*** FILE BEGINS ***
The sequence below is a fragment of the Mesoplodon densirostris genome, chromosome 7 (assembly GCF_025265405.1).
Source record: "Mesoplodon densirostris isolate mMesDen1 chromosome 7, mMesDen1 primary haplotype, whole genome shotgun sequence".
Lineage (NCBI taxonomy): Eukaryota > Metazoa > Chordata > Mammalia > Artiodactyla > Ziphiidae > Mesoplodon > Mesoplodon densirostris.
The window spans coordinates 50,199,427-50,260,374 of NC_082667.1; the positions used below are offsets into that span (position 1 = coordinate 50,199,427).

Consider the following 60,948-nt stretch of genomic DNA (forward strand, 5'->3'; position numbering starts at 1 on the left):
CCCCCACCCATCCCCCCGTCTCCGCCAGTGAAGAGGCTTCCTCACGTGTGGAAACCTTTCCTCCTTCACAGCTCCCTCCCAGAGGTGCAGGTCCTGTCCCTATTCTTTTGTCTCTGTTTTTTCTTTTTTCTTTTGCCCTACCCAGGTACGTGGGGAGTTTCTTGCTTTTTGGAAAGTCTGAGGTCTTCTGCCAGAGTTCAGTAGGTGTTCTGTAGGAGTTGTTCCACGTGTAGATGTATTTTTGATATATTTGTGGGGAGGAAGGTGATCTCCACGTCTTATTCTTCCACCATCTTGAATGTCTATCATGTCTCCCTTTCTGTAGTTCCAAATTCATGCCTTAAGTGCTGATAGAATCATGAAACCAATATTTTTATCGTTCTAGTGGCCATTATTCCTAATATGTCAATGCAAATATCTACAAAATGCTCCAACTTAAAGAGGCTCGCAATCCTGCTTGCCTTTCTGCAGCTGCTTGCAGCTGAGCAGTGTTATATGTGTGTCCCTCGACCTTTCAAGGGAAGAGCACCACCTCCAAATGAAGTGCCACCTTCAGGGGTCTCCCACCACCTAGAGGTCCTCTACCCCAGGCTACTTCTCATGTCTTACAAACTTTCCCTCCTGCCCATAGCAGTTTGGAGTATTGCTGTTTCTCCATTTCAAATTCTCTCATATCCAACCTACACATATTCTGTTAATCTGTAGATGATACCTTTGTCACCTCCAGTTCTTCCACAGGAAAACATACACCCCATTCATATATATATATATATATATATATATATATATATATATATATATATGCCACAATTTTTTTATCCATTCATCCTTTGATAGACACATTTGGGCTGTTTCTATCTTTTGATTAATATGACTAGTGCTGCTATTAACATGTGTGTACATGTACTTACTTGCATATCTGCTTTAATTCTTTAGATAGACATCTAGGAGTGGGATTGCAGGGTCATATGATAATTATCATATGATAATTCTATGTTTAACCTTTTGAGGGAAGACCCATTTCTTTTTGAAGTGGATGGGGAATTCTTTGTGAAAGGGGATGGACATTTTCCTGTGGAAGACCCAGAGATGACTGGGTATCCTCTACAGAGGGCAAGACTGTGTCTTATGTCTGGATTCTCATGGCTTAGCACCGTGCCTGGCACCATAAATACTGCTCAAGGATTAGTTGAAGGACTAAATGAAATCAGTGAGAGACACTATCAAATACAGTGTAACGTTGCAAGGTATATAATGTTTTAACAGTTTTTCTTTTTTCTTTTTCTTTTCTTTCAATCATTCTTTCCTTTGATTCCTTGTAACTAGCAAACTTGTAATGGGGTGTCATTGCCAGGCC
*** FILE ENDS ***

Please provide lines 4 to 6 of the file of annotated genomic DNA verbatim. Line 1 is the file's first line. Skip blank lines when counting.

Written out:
The window spans coordinates 50,199,427-50,260,374 of NC_082667.1; the positions used below are offsets into that span (position 1 = coordinate 50,199,427).

Consider the following 60,948-nt stretch of genomic DNA (forward strand, 5'->3'; position numbering starts at 1 on the left):
CCCCCACCCATCCCCCCGTCTCCGCCAGTGAAGAGGCTTCCTCACGTGTGGAAACCTTTCCTCCTTCACAGCTCCCTCCCAGAGGTGCAGGTCCTGTCCCTATTCTTTTGTCTCTGTTTTTTCTTTTTTCTTTTGCCCTACCCAGGTACGTGGGGAGTTTCTTGCTTTTTGGAAAGTCTGAGGTCTTCTGCCAGAGTTCAGTAGGTGTTCTGTAGGAGTTGTTCCACGTGTAGATGTATTTTTGATATATTTGTGGGGAGGAAGGTGATCTCCACGTCTTATTCTTCCACCATCTTGAATGTCTATCATGTCTCCCTTTCTGTAGTTCCAAATTCATGCCTTAAGTGCTGATAGAATCATGAAACCAATATTTTTATCGTTCTAGTGGCCATTATTCCTAATATGTCAATGCAAATATCTACAAAATGCTCCAACTTAAAGAGGCTCGCAATCCTGCTTGCCTTTCTGCAGCTGCTTGCAGCTGAGCAGTGTTATATGTGTGTCCCTCGACCTTTCAAGGGAAGAGCACCACCTCCAAATGAAGTGCCACCTTCAGGGGTCTCCCACCACCTAGAGGTCCTCTACCCCAGGCTACTTCTCATGTCTTACAAACTTTCCCTCCTGCCCATAGCAGTTTGGAGTATTGCTGTTTCTCCATTTCAAATTCTCTCATATCCAACCTACACATATTCTGTTAATCTGTAGATGATACCTTTGTCACCTCCAGTTCTTCCACAGGAAAACATACACCCCATTCATATATATATATATATATATATATATATATATATATATATATATATGCCACAATTTTTTTATCCATTCATCCTTTGATAGACACATTTGGGCTGTTTCTATCTTTTGATTAATATGACTAGTGCTGCTATTAACATGTGTGTACATGTACTTACTTGCATATCTGCTTTAATTCTTTAGATAGACATCTAGGAGTGGGATTGCAGGGTCATATGATAATTATCATATGATAATTCTATGTTTAACCTTTTGAGGGAAGACCCATTTCTTTTTGAAGTGGATGGGGAATTCTTTGTGAAAGGGGATGGACATTTTCCTGTGGAAGACCCAGAGATGACTGGGTATCCTCTACAGAGGGCAAGACTGTGTCTTATGTCTGGATTCTCATGGCTTAGCACCGTGCCTGGCACCATAAATACTGCTCAAGGATTAGTTGAAGGACTAAATGAAATCAGTGAGAGACACTATCAAATACAGTGTAACGTTGCAAGGTATATAATGTTTTAACAGTTTTTCTTTTTTCTTTTTCTTTTCTTTCAATCATTCTTTCCTTTGATTCCTTGTAACTAGCAAACTTGTAATGGGGTGTCATTGCCAGGCC